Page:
David Cameron has issued a last-ditch appeal to Boris Johnson not to join the campaign for Britain to leave the European Union.
With the London mayor set to end months of speculation over which side he will back, Mr Cameron said it would be a "wrong step" for Mr Johnson to link up with Ukip leader Nigel Farage and Respect's George Galloway in the "out" camp.
"I would say to Boris what I say to everybody else, which is that we will be safer, we will be stronger, we will be better off inside the EU," the Prime Minister told BBC1's The Andrew Marr Show.
"I think the prospect of linking arms with Nigel Farage and George Galloway and taking a leap into the dark is the wrong step for our country.
"If Boris and if others really care about being able to get things done in our world, then the EU is one of the ways in which we get them done."
Speculation that Mr Johnson is leaning towards the Leave campaign was heightened with the disclosure that he hosted a private dinner with Justice Secretary Michael Gove just days before he declared for out.
It raised the hopes of Leave campaigners that Mr Johnson will now provide the figurehead they have been looking for who can cut through to voters in a way that few other Westminster politicians can.
However Mr Cameron warned that while leaving the EU could create the impression that Britain was reclaiming its own sovereignty, in practice it would be an "illusion".
"If Britain were to leave the EU that might give you a feeling of sovereignty but you have got to ask yourself 'is it real?'," he said.
"Would you have the power to help businesses and make sure they weren't discriminated against in Europe? No you wouldn't. Would you have the power to insist that European countries share with us their border information so we know what terrorists and criminals are doing in Europe? No you wouldn't.
"If suddenly a ban was put on for some bogus health reasons on one of our industries, would you be able to insist that that ban was unpicked? No you wouldn't.
"You have an illusion of sovereignty but you don't have power, you don't have control, you can't get things done."
While Mr Cameron acknowledged that it was possible that Britain could have a trade deal with the EU if it left, he pointed to the example of Canada, which had been negotiating for seven years and still did not have full access to European markets.
"If we leave: seven years, potentially, of uncertainty, and at the end of that process you still can't be certain that our businesses will have full access to the market. So it could cost jobs, it could mean overseas businesses not investing in Britain. It would be a step into the dark," he said.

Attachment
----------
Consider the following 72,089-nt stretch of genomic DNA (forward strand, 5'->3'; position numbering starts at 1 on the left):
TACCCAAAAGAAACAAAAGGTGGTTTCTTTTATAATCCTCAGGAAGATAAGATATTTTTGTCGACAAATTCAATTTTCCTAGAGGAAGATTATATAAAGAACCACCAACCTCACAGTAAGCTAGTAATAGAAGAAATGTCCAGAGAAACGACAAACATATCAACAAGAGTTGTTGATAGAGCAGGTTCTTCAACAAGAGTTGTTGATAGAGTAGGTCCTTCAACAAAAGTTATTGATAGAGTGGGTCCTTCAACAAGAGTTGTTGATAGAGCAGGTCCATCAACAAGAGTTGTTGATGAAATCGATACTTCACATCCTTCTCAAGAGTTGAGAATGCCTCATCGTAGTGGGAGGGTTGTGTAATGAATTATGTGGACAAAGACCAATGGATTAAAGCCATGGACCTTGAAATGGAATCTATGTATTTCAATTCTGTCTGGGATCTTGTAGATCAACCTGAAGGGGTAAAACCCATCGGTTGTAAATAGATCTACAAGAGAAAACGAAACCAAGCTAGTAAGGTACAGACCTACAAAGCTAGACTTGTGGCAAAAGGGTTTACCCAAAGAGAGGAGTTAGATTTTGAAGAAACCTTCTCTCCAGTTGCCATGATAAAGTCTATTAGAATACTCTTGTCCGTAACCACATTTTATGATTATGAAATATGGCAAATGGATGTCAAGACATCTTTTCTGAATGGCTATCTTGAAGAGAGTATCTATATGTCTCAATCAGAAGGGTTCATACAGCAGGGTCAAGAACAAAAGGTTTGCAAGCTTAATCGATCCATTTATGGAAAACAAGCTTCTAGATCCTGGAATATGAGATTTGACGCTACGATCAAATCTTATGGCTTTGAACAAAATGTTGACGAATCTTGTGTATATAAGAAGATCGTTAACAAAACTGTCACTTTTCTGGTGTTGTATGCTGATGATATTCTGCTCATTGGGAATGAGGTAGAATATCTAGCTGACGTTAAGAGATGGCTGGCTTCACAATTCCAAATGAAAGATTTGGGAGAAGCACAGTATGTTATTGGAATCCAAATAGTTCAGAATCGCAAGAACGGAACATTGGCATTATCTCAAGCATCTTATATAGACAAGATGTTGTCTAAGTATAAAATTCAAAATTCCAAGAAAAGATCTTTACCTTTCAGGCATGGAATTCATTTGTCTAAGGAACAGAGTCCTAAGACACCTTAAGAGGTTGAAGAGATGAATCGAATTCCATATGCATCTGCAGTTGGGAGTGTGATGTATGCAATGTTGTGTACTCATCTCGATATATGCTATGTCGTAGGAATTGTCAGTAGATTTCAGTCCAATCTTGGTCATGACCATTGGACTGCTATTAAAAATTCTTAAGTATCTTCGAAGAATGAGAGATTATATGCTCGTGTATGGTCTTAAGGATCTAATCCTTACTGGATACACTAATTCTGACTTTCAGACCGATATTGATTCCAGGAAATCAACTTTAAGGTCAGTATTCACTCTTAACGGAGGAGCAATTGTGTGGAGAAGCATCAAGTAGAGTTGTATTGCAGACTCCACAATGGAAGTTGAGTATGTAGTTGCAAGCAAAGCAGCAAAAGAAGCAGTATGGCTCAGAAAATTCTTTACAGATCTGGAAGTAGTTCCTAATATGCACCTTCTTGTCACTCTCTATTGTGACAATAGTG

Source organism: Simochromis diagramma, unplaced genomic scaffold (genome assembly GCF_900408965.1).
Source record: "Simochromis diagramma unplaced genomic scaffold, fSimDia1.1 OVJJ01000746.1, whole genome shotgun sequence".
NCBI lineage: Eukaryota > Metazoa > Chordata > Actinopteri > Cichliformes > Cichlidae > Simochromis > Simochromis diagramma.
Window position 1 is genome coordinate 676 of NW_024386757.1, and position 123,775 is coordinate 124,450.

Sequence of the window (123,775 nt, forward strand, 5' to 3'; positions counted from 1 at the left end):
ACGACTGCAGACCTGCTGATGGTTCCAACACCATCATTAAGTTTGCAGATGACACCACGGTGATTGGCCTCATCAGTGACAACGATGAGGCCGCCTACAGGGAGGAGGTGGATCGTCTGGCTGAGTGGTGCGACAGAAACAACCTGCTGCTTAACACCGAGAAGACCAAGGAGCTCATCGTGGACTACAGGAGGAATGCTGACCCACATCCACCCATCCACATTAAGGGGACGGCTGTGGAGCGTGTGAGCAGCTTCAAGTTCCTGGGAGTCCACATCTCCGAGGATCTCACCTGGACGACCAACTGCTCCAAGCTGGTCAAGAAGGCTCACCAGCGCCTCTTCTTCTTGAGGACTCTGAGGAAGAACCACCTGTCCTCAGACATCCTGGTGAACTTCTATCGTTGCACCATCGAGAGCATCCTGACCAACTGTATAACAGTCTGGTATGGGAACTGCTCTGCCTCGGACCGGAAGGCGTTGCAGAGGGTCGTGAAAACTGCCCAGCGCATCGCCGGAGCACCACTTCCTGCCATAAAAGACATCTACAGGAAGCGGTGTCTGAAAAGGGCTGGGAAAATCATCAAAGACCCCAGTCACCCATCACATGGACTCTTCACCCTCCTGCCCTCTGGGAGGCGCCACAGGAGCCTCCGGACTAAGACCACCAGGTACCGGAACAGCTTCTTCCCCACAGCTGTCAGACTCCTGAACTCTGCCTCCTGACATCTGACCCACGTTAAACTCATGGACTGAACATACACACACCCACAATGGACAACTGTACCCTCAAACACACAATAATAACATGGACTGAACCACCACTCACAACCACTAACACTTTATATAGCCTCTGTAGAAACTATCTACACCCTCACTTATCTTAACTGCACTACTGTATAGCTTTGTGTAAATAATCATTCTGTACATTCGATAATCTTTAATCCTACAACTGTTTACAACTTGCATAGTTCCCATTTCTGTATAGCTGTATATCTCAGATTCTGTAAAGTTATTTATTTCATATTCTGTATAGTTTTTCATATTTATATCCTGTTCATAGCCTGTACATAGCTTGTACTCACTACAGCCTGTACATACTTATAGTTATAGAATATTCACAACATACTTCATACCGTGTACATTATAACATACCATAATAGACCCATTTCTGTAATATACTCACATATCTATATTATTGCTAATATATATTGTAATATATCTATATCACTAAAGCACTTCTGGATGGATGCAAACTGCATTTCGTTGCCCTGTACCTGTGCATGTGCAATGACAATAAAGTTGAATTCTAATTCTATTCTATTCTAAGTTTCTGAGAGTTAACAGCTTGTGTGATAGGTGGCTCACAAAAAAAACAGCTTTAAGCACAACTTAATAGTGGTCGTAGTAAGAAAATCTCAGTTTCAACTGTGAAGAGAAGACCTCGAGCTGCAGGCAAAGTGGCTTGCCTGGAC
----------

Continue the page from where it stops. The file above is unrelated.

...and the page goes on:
"The weakness of the Leave campaign is, I think, they forget that even if you leave the EU still exists, it is still on your doorstep."
At a time of great international uncertainty - with the threats of Russian expansionism and Islamic State terrorism - Mr Cameron said there was "strength in numbers".
"In the end this is a hard-headed calculation about what is best for Britain," he said.
"In a world where you have got Putin to the east and Isil-Daesh to the south, how do you stay strong? By sticking with your neighbouring countries, your partners and your friends."
For Labour, shadow foreign secretary Hilary Benn said that it could backfire on Mr Johnson if he chose to declare for the "out" side.
"I'm surprised really because Boris Johnson in the past has written a lot about the importance of staying in the European Union and if he is actually thinking about putting his personal leadership ambitions above the national interest I don't think it's going to do him any good," he told Sky News's Murnaghan programme.
Conservative former minister Liam Fox said he would be surprised if Mr Johnson did not join the Leave campaign.
Asked if it would be a big surprise if the London mayor did not support Brexit, Mr Fox told Murnaghan on Sky News: "Yes I'd be surprised, because I think it is all about this point of sovereignty and the Prime Minister says Britain is now free from ever-closer union."
Eurosceptic Mr Fox said he does not believe Mr Cameron's claim "stands up to legal scrutiny" as there has been no treaty change.
Mr Fox added: "People say: 'Oh, how could you be in the same campaign as George Galloway and others', but the Prime Minister is going to have to link arms with Nicola Sturgeon and Jeremy Corbyn on that side of the argument - not a pretty picture, I have to say."
Mr Farage said he expects Mr Johnson to join the Leave campaign, telling Sky News' Murnaghan show: "I think he will, and 'hurrah' is all I can say to that.
"What again I think a lot of the commentariat in Westminster don't understand is there are literally only five or six people in this referendum whose campaigning, whose presence, can sway the undecideds, and he is one of those half a dozen."